This book is concerned with the fundamental principles of guidance and stability, which are a consequence of the mechanics of wheel-rail interaction as embodied in the equations of motion. For research purposes, where the objective is to achieve an understanding of an innovative system or a particular problem, simple models can be very useful and can provide productive insights.

Analytical studies which describe the mechanics of various phenomena by the simplest model possible can be used to explore new suspension and vehicle design concepts. PREFACE xii Attention will be concentrated on the configuration and parametric design of the bogie, in relation to steering, dynamic response and stability.

Therefore the treatment of the various configurations of vehicle do not simply concentrate on a current typical set of parameters but attempt to consider the consequences of the complete range of parameters open to the designer.

By this approach, it is possible to see why much of current practice, though it pre-dates the availability of theory, is the way it is. Moreover, it becomes clear why many innovations failed in the past. Because an important consequence of a more analytical approach is to separate out the dynamic properties of a system from the detailed design of its components the latter will not be discussed.

Moreover, the application of active controls to steering and ride control including body tilting will not be covered. Active systems will play a large part in the future and those working in the field will require a sound grounding in passive systems. This makes it possible to consider that, in general, wheelsets and track except in the areas of contact are rigid and that car bodies are without flexibility. This means that some significant phenomena are not discussed here.

Moreover, simple forms of suspension elements are assumed. The more straightforward problems of response in the vertical plane, or in the longitudinal direction are not addressed. The basic concepts are described in Chapter 1. In this Chapter, though an engineering approach has been followed, great reliance has been placed on the careful derivations of Professor de Pater. The following Chapters deal with the single wheelset and then with progressively more complex configurations of vehicle.

Some related areas, such as aerodynamics or crashworthiness, are not covered as they tend to use different techniques and tools and have been extensively developed for road or air transport and are reported on elsewhere.

For instance, the chapter on longitudinal dynamics mainly uses Australian examples as the issues related to longitudinal dynamics cause most problems in heavy haul lines such as those in Australia where very long trains are used to transport bulk freight with extremely high axle loads, sometimes on narrow gauge track.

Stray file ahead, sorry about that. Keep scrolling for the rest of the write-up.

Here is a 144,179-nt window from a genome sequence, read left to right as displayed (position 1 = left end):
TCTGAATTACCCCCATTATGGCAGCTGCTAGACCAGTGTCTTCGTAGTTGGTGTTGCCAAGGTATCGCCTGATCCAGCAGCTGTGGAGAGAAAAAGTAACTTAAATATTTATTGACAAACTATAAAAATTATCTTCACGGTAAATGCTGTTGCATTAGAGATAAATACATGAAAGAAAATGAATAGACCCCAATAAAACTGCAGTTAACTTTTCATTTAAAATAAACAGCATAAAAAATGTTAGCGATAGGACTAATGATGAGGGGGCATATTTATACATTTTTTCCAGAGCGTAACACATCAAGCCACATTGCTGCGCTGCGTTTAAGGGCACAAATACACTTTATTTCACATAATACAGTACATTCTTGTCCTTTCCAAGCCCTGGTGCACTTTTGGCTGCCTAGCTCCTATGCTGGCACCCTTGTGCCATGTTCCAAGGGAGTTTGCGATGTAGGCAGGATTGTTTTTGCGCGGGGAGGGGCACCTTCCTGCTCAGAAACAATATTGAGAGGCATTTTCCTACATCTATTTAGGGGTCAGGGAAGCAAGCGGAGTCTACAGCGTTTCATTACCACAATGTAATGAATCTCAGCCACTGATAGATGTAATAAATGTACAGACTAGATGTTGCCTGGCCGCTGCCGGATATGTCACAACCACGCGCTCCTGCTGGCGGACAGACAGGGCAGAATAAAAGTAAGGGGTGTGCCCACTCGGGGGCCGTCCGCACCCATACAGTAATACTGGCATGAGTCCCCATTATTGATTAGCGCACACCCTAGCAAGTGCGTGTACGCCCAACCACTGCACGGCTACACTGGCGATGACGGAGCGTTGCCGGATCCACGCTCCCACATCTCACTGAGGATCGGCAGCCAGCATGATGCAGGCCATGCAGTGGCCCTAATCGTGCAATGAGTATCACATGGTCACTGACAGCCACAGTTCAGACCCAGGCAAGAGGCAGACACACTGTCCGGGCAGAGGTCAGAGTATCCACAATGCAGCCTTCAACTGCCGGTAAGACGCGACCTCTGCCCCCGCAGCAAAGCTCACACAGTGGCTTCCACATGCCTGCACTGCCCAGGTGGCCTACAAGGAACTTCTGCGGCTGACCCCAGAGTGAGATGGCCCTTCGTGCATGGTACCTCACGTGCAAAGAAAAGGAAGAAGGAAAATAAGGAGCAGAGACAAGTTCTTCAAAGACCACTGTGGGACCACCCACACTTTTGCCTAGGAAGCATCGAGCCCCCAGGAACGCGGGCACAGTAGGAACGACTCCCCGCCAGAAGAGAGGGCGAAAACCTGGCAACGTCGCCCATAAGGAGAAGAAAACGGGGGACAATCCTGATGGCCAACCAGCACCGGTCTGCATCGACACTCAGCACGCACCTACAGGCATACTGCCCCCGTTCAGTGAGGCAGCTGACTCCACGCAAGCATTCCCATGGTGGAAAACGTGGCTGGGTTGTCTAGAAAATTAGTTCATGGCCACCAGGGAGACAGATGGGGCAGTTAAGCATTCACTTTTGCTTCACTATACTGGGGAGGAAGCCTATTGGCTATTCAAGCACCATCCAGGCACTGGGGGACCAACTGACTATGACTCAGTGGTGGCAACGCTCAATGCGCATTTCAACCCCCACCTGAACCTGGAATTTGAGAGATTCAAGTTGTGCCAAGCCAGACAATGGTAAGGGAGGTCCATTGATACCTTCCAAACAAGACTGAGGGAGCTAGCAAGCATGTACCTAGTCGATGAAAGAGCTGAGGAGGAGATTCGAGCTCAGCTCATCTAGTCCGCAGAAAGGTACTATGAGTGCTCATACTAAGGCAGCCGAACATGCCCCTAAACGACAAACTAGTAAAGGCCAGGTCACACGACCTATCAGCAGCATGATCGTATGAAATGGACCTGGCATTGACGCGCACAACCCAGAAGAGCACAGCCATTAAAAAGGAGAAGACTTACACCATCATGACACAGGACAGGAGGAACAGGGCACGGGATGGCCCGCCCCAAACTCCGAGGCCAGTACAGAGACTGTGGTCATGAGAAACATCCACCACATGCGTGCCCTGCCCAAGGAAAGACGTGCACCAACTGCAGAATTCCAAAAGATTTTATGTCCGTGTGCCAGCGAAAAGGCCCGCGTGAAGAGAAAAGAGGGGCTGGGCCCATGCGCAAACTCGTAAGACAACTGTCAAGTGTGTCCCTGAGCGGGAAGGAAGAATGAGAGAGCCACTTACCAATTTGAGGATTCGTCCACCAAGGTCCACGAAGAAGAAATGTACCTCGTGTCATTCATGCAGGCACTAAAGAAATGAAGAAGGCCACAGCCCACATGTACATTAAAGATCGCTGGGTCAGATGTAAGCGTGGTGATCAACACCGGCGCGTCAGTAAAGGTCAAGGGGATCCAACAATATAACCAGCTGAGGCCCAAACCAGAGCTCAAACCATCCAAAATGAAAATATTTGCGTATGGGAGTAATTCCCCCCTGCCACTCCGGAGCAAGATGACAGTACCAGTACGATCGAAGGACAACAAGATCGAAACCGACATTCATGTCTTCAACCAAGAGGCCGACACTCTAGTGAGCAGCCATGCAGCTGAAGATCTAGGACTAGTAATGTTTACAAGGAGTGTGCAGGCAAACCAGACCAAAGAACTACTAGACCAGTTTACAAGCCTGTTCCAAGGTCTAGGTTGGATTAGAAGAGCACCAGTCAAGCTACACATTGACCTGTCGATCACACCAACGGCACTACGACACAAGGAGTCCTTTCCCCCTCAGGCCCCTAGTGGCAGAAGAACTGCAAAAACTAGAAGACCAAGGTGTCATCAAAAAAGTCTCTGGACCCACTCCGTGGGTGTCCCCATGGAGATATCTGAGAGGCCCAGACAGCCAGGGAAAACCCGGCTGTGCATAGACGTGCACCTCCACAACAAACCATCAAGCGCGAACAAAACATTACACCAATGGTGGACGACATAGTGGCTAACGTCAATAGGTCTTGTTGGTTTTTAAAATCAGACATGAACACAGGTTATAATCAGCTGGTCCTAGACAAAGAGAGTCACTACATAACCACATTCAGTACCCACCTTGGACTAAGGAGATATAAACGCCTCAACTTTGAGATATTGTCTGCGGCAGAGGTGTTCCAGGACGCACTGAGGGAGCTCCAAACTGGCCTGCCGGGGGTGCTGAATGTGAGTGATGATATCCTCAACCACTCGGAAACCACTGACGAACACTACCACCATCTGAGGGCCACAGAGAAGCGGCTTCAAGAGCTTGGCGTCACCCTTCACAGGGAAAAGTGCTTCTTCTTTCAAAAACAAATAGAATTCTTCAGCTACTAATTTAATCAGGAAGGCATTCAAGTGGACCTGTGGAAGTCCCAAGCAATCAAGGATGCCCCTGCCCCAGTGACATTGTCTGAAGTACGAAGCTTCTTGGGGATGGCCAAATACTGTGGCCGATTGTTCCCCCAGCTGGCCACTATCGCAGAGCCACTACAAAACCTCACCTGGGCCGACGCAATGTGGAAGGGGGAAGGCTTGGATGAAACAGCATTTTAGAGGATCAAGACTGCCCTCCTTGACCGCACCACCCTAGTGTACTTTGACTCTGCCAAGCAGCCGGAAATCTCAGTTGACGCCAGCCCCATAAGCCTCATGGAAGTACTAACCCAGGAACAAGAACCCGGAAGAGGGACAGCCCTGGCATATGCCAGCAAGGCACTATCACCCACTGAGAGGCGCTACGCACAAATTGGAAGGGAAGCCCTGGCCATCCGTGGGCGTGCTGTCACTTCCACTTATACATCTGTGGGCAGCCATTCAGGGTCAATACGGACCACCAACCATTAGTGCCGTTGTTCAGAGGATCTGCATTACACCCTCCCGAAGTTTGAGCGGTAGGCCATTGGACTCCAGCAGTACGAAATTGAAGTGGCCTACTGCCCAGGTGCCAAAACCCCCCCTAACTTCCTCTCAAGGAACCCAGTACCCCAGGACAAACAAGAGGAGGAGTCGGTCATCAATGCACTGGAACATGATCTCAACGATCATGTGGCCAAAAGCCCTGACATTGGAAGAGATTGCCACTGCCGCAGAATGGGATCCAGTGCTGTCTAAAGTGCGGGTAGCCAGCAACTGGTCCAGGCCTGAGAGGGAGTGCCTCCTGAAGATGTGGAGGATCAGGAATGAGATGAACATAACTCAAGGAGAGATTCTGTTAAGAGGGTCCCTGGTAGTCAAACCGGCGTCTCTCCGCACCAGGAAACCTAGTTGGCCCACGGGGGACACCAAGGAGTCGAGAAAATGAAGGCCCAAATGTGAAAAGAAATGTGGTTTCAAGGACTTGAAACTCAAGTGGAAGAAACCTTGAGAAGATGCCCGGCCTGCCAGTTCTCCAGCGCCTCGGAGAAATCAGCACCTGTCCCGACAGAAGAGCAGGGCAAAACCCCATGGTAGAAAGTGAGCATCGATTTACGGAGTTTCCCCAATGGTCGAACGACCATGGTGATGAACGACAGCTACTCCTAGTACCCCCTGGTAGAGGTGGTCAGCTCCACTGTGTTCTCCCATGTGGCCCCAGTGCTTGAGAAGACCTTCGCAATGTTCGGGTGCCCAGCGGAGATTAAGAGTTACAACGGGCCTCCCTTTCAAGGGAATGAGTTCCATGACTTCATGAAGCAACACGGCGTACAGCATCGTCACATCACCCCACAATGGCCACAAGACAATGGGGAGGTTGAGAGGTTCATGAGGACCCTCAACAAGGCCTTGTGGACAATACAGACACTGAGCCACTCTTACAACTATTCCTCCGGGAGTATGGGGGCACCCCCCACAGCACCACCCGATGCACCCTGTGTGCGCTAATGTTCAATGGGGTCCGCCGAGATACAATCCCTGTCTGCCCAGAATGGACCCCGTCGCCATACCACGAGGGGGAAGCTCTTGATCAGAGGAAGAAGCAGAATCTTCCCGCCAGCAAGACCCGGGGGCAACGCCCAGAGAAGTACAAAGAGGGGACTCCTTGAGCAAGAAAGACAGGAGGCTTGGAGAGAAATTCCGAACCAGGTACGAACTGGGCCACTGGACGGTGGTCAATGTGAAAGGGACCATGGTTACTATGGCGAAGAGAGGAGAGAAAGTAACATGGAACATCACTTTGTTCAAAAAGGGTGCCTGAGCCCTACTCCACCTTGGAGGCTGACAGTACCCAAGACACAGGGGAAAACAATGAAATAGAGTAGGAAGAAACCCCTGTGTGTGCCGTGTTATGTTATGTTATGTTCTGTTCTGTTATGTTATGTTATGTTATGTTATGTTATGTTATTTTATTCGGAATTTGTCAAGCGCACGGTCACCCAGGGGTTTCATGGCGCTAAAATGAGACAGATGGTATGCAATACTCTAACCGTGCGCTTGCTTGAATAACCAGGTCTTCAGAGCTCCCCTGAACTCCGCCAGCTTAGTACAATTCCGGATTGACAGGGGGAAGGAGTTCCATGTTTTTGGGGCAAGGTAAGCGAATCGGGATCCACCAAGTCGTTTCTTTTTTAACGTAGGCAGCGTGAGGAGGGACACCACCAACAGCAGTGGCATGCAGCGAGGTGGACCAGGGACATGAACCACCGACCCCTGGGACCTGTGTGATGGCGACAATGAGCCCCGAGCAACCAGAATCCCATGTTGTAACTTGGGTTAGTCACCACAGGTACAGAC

The desire to run high-speed trains in this situation has led to the use of highly developed techniques to permit full advantage of the loading gauge to be taken. The issue of standards has been a tricky one due to the vast number of different organisations who set and control railway standards. It has not been possible to provide comprehensive guidance in this area but typical examples of the application of standards have been brought into the handbook where appropriate.

It should be stressed that these are intended only as illustrative examples of how the results of vehicle dynamic analyses can be used, and those with responsibility for safety should check carefully what the relevant current standards are for their work. Professor Wickens was one of the pioneers of these methods and, as director of research at British Rail Research, played a key role in the practical application of vehicle dynamics knowledge to high-speed freight and passenger vehicles.

In Chapter 3, Anna Orlova and Yuri Boronenko outline and explain the basic structure of the railway vehicle and the different types of running gear that are commonly used.

Each of the relevant components is described and the advantages and disadvantages of the different types explained. The key area of any study of railway vehicle behaviour is the contact between the wheels and the rails. All the forces that support and guide the vehicle pass through this small contact patch, and an understanding of the nature of these forces is vital to any analysis of the general vehicle behaviour.

They include an analysis of the normal contact that governs the size and shape of the contact patch and the stresses in the wheel and rail and also the tangential problem where slippage or creep in the contact patch produces the creep forces which accelerate, brake, and guide the vehicle.